E. S. Anderson

Ingenious microbiologist who investigated how bacteria become resistant to antibiotics


Ephraim Saul Anderson, microbiologist: born Newcastle upon Tyne 28 October 1911; Registrar in Bacteriology, Postgraduate Medical School, London, 1946-47; staff, Enteric Reference Laboratory, Public Health Laboratory Service, London, 1947-78, Deputy Director 1952-54, Director 1954-78; FRS 1968; CBE 1976; married (three sons); died London 14 March 2006.

E. S. Anderson was a meticulous and innovative microbiologist whose professional life was devoted to the control of gastro-intestinal infections such as typhoid fever. His greatest achievements came through exacting investigations into how bacteria become insensitive to the antibiotics normally used to treat these diseases. He also made relentless efforts to convince both medical colleagues and politicians that more prudent use of antibiotics would reduce the scale of the problems posed by drug-resistant organisms.

Andy Anderson, as he was known to friends and colleagues (he hated the names Ephraim Saul), made internationally acclaimed contributions to our knowledge of the genes responsible for resistance - and did so without benefit of the techniques that now greatly facilitate such work.

At the same time he was a major driving force behind moves to curb the spread of resistance through restrictions on the indiscriminate use of these drugs, especially in the rearing of calves, pigs, poultry and other livestock in Britain. Long into retirement, he remained concerned that such initiatives had not gone far enough to combat a phenomenon which (in the form of methicillin-resistant Staphylococcus aureus, MRSA, for example) remains with us today.

Born in Newcastle upon Tyne, Anderson studied medicine in that city before working at the Postgraduate Medical School, London, and serving in the Royal Army Medical Corps during the Second World War (including time in North Africa with the original Desert Rats). But it was across London at the Public Health Laboratory Service in Colindale (now part of the Health Protection Agency) that he carried out his pioneering researches, particularly when he was the Director of the PHLS's Enteric Reference Laboratory from 1954 until 1978. He was elected a Fellow of the Royal Society in 1968 and appointed CBE in 1976.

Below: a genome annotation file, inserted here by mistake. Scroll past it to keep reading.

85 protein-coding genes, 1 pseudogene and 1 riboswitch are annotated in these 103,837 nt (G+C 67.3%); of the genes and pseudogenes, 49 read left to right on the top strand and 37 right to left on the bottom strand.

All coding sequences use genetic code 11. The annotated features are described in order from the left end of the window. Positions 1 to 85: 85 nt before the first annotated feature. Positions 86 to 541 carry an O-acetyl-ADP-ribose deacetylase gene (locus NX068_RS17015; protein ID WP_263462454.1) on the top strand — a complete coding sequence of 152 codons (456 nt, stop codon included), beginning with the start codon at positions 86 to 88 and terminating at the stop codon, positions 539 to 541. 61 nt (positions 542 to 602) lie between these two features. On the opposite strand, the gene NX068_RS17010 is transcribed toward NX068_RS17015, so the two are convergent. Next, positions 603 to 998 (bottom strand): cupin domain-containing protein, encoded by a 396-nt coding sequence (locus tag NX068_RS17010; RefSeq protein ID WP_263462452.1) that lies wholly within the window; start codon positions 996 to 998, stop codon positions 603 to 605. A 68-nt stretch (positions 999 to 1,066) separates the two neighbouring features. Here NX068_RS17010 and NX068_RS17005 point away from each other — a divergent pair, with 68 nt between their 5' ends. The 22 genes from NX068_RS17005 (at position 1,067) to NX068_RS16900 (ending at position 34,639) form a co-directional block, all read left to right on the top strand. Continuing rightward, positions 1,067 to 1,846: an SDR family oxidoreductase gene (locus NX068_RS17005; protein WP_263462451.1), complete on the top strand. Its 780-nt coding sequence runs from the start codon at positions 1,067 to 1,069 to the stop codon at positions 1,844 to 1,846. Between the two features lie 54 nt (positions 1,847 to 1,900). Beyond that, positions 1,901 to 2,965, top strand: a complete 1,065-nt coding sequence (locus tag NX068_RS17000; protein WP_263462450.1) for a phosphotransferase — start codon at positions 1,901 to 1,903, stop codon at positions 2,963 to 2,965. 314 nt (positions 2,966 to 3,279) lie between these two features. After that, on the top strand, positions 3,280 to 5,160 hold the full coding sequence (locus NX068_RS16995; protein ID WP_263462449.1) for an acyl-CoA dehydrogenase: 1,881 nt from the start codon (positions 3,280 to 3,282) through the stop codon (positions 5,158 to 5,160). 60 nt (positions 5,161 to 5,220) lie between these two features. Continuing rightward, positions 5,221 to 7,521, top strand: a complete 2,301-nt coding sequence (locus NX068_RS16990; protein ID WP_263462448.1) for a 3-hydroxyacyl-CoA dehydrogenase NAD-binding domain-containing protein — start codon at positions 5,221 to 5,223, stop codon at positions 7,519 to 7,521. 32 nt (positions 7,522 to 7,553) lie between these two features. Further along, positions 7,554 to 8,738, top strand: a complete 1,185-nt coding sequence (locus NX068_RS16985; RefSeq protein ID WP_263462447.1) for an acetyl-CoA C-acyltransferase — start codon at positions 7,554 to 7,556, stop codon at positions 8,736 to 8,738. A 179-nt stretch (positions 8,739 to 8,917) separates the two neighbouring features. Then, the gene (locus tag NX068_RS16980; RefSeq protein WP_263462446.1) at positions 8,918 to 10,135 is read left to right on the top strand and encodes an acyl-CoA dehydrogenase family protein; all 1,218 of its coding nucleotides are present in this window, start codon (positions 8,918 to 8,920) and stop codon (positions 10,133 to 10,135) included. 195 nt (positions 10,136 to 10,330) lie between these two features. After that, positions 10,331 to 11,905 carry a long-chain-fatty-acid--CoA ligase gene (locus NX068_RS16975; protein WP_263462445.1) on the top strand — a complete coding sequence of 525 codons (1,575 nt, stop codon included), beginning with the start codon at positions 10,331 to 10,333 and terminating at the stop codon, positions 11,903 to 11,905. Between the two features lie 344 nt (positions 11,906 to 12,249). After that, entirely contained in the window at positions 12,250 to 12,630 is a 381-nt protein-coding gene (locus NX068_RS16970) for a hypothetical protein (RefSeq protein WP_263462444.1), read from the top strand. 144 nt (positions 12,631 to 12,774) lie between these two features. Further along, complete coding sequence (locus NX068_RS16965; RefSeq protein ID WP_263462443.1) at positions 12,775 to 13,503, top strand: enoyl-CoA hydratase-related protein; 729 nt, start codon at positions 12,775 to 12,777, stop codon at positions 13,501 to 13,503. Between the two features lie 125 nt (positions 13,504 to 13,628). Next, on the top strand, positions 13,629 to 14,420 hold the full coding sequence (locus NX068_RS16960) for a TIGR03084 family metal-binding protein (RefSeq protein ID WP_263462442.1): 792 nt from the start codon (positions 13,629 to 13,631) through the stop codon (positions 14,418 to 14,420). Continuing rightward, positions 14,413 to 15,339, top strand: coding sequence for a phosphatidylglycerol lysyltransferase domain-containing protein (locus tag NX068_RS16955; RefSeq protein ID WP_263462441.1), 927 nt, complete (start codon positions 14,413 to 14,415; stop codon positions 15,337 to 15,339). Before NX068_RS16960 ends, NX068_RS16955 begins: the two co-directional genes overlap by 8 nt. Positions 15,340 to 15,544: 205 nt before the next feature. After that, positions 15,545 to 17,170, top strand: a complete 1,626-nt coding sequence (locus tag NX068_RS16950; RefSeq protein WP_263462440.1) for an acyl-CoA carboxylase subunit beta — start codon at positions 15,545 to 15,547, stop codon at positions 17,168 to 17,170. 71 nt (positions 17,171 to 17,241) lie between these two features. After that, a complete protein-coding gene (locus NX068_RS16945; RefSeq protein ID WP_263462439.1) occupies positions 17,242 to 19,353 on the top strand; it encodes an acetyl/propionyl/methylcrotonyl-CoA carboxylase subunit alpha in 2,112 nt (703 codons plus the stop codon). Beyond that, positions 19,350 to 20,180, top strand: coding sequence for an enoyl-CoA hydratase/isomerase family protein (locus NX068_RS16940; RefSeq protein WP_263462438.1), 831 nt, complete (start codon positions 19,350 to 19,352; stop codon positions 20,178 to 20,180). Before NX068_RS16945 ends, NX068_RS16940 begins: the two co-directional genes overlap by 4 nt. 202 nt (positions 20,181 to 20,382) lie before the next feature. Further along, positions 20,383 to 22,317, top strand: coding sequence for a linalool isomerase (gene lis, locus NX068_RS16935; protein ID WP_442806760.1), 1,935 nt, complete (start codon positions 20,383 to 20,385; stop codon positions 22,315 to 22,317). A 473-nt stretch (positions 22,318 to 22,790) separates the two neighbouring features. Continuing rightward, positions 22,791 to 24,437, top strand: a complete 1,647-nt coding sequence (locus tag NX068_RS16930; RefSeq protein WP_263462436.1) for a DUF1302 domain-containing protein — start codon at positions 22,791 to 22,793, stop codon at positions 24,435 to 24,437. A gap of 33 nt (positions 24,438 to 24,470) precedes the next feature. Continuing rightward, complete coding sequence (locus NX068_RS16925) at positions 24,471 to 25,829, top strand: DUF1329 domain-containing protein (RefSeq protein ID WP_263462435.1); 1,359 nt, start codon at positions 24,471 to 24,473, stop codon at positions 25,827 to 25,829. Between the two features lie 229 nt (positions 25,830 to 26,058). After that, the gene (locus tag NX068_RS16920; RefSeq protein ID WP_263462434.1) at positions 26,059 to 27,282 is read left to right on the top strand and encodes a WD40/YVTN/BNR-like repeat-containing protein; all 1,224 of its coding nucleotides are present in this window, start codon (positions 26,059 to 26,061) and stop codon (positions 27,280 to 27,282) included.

It was Anderson, working with Betty Hobbs, who established that the 1964 typhoid fever epidemic in Aberdeen was almost certainly caused by Salmonella typhi sucked into an imperfectly sealed can of corned beef when it was dumped into contaminated water in Argentina to cool. Their clever detective work pointed to a similar origin for the 1948 Oswestry outbreak, which had until then remained a mystery.

But the studies which brought Anderson worldwide recognition were devoted to the plasmids (tiny packages of DNA, separate from the nucleus) that render the bacteria responsible for typhoid fever, bacterial food poisoning and related conditions insensitive to antibiotics. His researches embraced not only the molecular genetics of drug resistance but also its evolutionary significance.

The Institute for Scientific Information highlighted the impact of this work in 1986 by selecting a key 1968 paper as a "citation classic" for the extraordinary number of times other scientists had cited it in the intervening years. As well as reviewing Anderson's ideas about the ecology of resistant organisms, the paper reported an ingenious technique, the so-called triple cross, which he used to study a strain of Salmonella typhimurium that caused gastroenteritis in both calves and humans and was insensitive to ampicillin, streptomycin, sulphonamides and tetracyclines.

Indeed, the public health importance of plasmids stems from their capacity to confer resistance not just against one drug but against several - and to pass rapidly between different bacteria. As with microbes in a human population, plasmids can spread like an epidemic in a bacterial population, making all its members drug-resistant. This is more likely to occur if the organisms are constantly exposed to low levels of the drug(s) concerned.